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Rejoice! musical monster glee is back

The second series of Glee throws up a question: what do you do next with a programme that has become so successful so fast that it's in danger of collapsing under the weight of its own popularity and its audience's expectations?

The answer, for the moment, is you keep moving; you keep raising the game; you keep ramping everything up. You make the cover versions that have become both the show's lifeblood and, thanks to those chart-eating albums, its cash cow, bigger and bolder than before.

That's precisely what Glee's producers have done for this second series. A future episode features a full-scale Rocky Horror Show tribute; the word is that this will be turned into a whole soundtrack album in its own right, which sounds dangerously like a case of overkill.

Mercifully, for those of us who don't really watch Glee for the songs, they've also upped the programme's other winning ingredient: the pitch-black, bad-taste, politically incorrect humour that makes it a cross-generational joy.

Take this snippet from last night, uttered by the wheelchair-bound Artie's girlfriend as she dumps him: "You're a terrible boyfriend, Artie. All you wanted to do was watch Coming Home all summer."

In case that one sails over your head, Coming Home was a mawkish 1978 Oscar-winning movie starring Jon Voight as a paraplegic Vietnam War veteran.

The Glee Club is reeling from its failure to win the regional finals at the end of last season. Hapless teacher Will Schuster (Matthew Morrison) is expecting a flood of new applicants, but they fail to materialise.

The wonderfully malicious Sue Sylvester (Jane Lynch) is having problems of her own, in the formidable shape of a new rival, a female football coach called Beiste, pronounced "beast".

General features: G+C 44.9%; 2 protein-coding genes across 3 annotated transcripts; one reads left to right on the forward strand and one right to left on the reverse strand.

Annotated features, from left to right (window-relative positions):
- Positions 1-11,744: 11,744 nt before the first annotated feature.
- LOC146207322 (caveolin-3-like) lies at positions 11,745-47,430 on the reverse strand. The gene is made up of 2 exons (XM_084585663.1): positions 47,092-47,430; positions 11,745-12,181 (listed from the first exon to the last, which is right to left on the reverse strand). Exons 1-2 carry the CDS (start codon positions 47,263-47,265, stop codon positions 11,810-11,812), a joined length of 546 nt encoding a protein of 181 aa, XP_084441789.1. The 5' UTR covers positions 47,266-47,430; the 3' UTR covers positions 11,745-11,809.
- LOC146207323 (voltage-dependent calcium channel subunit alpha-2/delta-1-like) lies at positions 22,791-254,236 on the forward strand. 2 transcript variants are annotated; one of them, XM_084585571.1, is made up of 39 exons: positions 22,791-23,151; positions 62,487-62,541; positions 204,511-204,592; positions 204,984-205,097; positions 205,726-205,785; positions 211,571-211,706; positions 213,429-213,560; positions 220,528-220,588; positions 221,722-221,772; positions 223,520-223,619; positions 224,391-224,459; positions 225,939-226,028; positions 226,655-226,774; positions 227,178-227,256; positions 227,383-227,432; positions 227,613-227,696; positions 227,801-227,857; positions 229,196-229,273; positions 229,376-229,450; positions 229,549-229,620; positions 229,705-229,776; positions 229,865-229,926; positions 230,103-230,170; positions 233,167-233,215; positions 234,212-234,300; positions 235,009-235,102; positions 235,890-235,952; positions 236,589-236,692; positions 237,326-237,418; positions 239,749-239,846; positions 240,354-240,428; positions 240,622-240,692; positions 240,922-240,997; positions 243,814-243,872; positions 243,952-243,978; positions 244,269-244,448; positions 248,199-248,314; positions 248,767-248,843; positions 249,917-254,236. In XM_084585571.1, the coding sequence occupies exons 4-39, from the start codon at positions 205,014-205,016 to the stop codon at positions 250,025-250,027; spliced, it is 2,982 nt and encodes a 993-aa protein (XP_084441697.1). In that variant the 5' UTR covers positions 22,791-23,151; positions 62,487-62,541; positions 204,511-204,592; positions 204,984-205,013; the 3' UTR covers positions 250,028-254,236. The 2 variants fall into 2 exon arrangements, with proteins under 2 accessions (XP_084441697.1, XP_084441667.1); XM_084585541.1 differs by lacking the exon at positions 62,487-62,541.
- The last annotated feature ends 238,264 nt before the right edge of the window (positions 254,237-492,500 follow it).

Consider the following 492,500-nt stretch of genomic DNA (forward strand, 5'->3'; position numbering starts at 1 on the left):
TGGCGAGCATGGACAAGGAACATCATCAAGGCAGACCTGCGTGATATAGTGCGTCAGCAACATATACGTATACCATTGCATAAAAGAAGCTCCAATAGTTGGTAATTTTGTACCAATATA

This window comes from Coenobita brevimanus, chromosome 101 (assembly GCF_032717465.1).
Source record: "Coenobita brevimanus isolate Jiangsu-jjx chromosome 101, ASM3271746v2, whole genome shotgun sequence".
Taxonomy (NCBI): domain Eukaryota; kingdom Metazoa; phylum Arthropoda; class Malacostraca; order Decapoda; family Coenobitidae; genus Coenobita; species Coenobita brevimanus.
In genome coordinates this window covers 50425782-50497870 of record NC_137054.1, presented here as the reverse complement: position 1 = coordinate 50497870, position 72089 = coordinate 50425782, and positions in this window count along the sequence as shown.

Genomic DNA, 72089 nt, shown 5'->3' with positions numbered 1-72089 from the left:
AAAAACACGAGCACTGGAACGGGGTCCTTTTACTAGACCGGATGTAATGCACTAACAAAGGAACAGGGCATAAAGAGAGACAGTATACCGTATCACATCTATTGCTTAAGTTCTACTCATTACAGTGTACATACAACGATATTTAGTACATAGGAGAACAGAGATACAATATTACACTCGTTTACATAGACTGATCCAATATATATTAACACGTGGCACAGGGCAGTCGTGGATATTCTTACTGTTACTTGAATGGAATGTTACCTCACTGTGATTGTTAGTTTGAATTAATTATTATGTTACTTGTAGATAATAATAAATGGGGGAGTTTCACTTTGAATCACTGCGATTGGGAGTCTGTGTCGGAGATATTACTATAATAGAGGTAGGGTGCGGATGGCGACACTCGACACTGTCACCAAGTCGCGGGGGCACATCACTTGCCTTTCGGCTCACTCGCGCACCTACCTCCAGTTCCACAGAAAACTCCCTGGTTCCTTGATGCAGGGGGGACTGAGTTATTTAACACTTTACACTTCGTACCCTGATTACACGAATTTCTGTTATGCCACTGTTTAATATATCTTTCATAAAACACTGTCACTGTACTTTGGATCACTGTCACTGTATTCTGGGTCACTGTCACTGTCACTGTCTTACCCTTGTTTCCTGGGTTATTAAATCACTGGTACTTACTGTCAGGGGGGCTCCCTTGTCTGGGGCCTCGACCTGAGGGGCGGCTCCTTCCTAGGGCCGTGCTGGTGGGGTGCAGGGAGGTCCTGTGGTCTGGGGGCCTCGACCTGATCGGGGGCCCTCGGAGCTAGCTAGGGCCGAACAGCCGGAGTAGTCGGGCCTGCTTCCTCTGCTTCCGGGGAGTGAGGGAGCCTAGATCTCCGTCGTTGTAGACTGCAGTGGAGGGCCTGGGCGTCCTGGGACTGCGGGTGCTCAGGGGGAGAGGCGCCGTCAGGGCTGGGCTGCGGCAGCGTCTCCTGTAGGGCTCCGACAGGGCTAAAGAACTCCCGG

"A female football coach," observes Sue, "is like a male nurse: a sin against nature."

Beiste (Dot Jones) is indeed a beast of a woman, massive and intimidating. On first sight, in fact, it's difficult to tell if she actually IS a woman, something that causes her to throw quarterback Finn (Cory Monteith) off the team when he addresses her as "dude".

But in the Glee tradition of yanking the rug from under our feet (as it did last year when we learned that Sue has a Down's syndrome sister she dotes on), Beiste is as emotionally fragile as gossamer.

I don't know how many series Glee will last before it eventually runs out of juice, which is what happens to most successful TV series long before the end, but I'll keep watching as long as the writers feed Sue Sylvester lines like: "Not everyone wants to be a champion. Not everyone SHOULD be a champion. We need fry-cooks, we need bus drivers." Priceless.

And, speaking of political incorrectness, can you get away with using the word "cripple" in a history documentary?

It turned up in the first episode of 1916: Seachtar na Casca, with narrator Brendan Gleeson describing the seven signatories to the Proclamation of the Republic as "a tobacconist, a cripple, a headmaster, a university lecturer, a piper, a socialist and a poet".

The subject in the first of these seven profiles was the tobacconist, Thomas J Clarke, although his Dublin tobacco shop was merely a front for the Irish Republican Brotherhood. A polished mixture of documentary and dramatic reconstruction, it brought Clarke -- who is regarded as the brains of the operation, but whose presence in the GPO has often been eclipsed by James Connolly and Padraig Pearse -- out of the historical shadows. TG4 has a knack for making excellent history series on a tight budget and this is a fine example.


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